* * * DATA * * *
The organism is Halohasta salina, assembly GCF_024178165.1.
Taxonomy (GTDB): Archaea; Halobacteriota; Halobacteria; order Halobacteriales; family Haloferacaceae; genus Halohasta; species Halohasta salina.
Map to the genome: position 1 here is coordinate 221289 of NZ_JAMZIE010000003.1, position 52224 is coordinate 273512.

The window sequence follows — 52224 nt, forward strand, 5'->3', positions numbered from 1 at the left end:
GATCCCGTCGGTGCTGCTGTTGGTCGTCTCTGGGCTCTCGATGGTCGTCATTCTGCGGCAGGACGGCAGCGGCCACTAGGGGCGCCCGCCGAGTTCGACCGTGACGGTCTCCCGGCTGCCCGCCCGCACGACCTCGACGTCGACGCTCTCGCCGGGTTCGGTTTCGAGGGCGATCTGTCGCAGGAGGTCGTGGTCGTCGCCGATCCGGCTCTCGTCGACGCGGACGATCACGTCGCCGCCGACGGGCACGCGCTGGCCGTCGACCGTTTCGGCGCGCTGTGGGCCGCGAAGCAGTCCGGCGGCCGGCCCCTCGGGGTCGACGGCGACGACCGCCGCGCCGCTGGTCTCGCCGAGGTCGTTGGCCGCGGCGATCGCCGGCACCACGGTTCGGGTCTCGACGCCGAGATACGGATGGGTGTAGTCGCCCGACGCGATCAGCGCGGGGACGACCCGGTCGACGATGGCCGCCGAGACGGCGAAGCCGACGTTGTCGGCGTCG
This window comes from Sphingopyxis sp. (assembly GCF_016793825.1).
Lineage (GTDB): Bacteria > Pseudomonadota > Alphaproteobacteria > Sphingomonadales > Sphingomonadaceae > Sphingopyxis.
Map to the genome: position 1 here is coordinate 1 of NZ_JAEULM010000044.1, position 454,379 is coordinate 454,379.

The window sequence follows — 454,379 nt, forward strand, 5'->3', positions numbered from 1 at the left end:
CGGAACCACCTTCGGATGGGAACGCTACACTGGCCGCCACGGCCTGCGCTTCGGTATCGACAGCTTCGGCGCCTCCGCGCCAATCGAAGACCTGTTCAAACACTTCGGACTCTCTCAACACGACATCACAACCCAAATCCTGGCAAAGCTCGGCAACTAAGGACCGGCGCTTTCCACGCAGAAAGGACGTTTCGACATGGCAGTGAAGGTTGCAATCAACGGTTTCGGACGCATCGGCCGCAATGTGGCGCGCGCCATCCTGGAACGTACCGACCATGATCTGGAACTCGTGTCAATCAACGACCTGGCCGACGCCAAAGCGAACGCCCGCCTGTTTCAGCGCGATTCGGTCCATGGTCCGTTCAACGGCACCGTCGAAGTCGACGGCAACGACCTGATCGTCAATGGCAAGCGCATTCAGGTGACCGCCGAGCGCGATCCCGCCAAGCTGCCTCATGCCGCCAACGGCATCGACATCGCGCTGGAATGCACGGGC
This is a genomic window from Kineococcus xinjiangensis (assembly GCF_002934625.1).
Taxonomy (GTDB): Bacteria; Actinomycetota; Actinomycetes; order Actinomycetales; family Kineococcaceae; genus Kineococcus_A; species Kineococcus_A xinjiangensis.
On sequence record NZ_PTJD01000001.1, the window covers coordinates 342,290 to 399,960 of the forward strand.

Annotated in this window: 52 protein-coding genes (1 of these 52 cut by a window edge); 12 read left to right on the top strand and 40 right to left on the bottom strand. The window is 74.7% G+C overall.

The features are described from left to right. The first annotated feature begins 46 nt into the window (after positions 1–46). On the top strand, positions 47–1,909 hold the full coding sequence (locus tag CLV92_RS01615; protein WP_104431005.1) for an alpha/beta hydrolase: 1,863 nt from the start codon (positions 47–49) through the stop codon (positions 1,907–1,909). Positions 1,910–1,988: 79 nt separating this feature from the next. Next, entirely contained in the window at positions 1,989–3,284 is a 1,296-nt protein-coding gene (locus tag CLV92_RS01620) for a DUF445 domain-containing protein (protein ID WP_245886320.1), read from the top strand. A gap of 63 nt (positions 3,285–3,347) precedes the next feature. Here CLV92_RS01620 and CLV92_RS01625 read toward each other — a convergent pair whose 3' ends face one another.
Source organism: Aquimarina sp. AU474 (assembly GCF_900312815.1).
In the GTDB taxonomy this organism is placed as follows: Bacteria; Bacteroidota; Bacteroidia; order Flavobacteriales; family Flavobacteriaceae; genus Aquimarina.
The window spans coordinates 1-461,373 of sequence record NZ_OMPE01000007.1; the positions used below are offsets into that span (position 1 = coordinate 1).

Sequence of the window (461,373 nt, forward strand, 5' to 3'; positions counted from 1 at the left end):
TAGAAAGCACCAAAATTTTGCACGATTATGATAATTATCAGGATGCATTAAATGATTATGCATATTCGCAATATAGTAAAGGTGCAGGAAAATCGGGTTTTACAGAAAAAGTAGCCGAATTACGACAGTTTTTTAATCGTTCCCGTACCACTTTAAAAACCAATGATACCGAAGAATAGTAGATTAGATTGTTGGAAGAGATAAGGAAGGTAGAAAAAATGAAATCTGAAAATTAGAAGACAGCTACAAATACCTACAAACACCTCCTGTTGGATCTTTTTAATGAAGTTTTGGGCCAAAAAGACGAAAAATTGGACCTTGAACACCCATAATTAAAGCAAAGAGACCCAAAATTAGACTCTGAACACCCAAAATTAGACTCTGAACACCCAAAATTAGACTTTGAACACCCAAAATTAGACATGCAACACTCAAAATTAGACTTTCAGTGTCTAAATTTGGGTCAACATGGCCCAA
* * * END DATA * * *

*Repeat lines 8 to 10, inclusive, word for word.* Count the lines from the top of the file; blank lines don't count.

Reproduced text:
Map to the genome: position 1 here is coordinate 1 of NZ_JAEULM010000044.1, position 454,379 is coordinate 454,379.

The window sequence follows — 454,379 nt, forward strand, 5'->3', positions numbered from 1 at the left end:
CGGAACCACCTTCGGATGGGAACGCTACACTGGCCGCCACGGCCTGCGCTTCGGTATCGACAGCTTCGGCGCCTCCGCGCCAATCGAAGACCTGTTCAAACACTTCGGACTCTCTCAACACGACATCACAACCCAAATCCTGGCAAAGCTCGGCAACTAAGGACCGGCGCTTTCCACGCAGAAAGGACGTTTCGACATGGCAGTGAAGGTTGCAATCAACGGTTTCGGACGCATCGGCCGCAATGTGGCGCGCGCCATCCTGGAACGTACCGACCATGATCTGGAACTCGTGTCAATCAACGACCTGGCCGACGCCAAAGCGAACGCCCGCCTGTTTCAGCGCGATTCGGTCCATGGTCCGTTCAACGGCACCGTCGAAGTCGACGGCAACGACCTGATCGTCAATGGCAAGCGCATTCAGGTGACCGCCGAGCGCGATCCCGCCAAGCTGCCTCATGCCGCCAACGGCATCGACATCGCGCTGGAATGCACGGGC